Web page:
Kate Hodal for the Guardian Weekend Magazine
Kate Hodal’s well-crafted report on the tin mining industry on a small Indonesian island links mobile phone and tablet consumers all over the world to miners risking their lives on the job. With clarity and an evocative eye for detail, she describes how mining has destroyed the island’s farms and forests, killed off its fish stocks and dented tourism - resulting in a vicious circle that means mining is now the island’s only source of income.
Unregulated and dangerous, it’s estimated that mining on Bangka leads to 100-150 deaths a year, although it’s also made many locals wealthy enough to send their children to school for the first time. Following a local miner almost buried alive by a mudslide that drowned three of his friends, the investigation highlights that, despite hazardous working conditions and low pay, residents now need the tin mining industry to survive.
The jury said:
"Death Metal is investigative journalism at its best, exposing the links that bind global companies and the people who use their products to the lives of the tin miners. With engaging writing from start to finish, the jury was particularly impressed with how Hodal deftly exposed the many-sided dilemma facing the island’s residents with sympathy, but not offering easy answers. By naming the companies that buy the tin, she implicates all of us in the story. Powerful reporting, and beautifully illustrated too."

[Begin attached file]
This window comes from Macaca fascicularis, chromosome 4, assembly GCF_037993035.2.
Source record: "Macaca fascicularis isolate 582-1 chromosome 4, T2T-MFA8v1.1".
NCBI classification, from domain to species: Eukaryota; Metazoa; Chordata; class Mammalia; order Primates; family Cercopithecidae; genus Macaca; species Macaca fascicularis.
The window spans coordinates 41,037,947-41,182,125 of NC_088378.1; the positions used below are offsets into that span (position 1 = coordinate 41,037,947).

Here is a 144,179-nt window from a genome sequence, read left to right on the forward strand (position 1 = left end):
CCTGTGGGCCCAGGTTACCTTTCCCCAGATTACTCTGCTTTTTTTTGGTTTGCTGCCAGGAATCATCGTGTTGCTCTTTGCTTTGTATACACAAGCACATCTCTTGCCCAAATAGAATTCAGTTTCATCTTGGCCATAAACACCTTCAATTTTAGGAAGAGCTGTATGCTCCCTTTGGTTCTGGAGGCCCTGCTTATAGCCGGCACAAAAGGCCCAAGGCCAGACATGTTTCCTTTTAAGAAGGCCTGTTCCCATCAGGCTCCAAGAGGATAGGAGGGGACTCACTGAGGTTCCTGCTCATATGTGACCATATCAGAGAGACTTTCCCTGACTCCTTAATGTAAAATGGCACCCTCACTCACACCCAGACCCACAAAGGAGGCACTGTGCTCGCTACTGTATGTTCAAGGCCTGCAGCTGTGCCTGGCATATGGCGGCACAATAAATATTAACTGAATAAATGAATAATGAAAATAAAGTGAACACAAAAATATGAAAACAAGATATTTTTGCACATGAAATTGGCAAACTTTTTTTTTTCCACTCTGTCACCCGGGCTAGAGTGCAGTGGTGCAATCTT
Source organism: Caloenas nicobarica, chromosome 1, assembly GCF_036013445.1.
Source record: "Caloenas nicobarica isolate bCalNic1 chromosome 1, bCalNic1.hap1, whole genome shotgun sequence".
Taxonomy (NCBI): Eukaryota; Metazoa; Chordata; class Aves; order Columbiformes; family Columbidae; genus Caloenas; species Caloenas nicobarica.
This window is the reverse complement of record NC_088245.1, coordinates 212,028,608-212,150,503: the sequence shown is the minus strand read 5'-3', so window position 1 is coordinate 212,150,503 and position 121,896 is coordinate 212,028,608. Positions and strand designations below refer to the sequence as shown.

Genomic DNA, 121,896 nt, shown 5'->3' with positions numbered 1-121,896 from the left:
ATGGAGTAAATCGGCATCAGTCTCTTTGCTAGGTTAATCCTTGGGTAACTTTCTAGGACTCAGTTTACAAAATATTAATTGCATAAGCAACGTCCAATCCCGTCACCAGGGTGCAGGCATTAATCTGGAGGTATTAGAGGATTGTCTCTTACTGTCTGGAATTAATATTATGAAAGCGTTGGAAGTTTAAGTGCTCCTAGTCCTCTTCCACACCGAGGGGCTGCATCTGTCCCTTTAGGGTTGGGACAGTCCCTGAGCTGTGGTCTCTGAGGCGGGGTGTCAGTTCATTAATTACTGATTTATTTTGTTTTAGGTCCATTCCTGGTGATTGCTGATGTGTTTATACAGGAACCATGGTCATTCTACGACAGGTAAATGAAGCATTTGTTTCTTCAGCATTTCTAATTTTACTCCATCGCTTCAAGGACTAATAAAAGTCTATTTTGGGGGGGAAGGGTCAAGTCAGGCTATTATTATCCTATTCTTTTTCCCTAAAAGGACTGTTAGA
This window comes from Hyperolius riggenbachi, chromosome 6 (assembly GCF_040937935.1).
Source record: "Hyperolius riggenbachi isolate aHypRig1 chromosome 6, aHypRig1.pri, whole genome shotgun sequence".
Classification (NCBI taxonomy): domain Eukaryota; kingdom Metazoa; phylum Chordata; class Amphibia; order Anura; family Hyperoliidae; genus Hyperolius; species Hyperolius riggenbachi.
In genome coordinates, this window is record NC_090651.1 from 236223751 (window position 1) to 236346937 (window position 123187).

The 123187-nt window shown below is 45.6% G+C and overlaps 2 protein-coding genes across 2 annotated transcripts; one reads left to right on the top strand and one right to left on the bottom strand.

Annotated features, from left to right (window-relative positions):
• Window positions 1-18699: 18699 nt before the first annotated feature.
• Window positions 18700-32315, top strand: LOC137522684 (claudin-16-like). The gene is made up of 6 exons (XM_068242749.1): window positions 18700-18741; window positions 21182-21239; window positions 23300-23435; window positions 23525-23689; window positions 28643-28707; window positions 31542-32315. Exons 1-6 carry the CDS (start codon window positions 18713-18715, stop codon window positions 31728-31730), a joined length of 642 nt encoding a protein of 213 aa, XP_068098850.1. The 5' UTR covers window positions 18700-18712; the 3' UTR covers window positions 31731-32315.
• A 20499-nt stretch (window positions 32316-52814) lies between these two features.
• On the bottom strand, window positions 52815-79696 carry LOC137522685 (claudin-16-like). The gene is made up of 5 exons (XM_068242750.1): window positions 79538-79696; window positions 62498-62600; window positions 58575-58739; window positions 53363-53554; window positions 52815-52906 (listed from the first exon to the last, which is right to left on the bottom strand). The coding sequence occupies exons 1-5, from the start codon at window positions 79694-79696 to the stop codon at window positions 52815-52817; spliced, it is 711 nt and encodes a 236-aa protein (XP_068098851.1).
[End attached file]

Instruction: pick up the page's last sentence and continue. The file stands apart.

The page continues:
The jury panel:
- CHAIR: Peter Cunliffe-Jones, Deputy Director, AFP Foundation
- David Blair, Chief Foreign Correspondent, Daily Telegraph
- Joel Kibazo, Consultant
- Nick Fraser, Commissioning Editor, BBC Storyville
Click here to download a copy of the jury's citation (pdf)
Jury Chair Peter Cunliffe-Jones of AFP and Guardian Weekend editor Merope Mills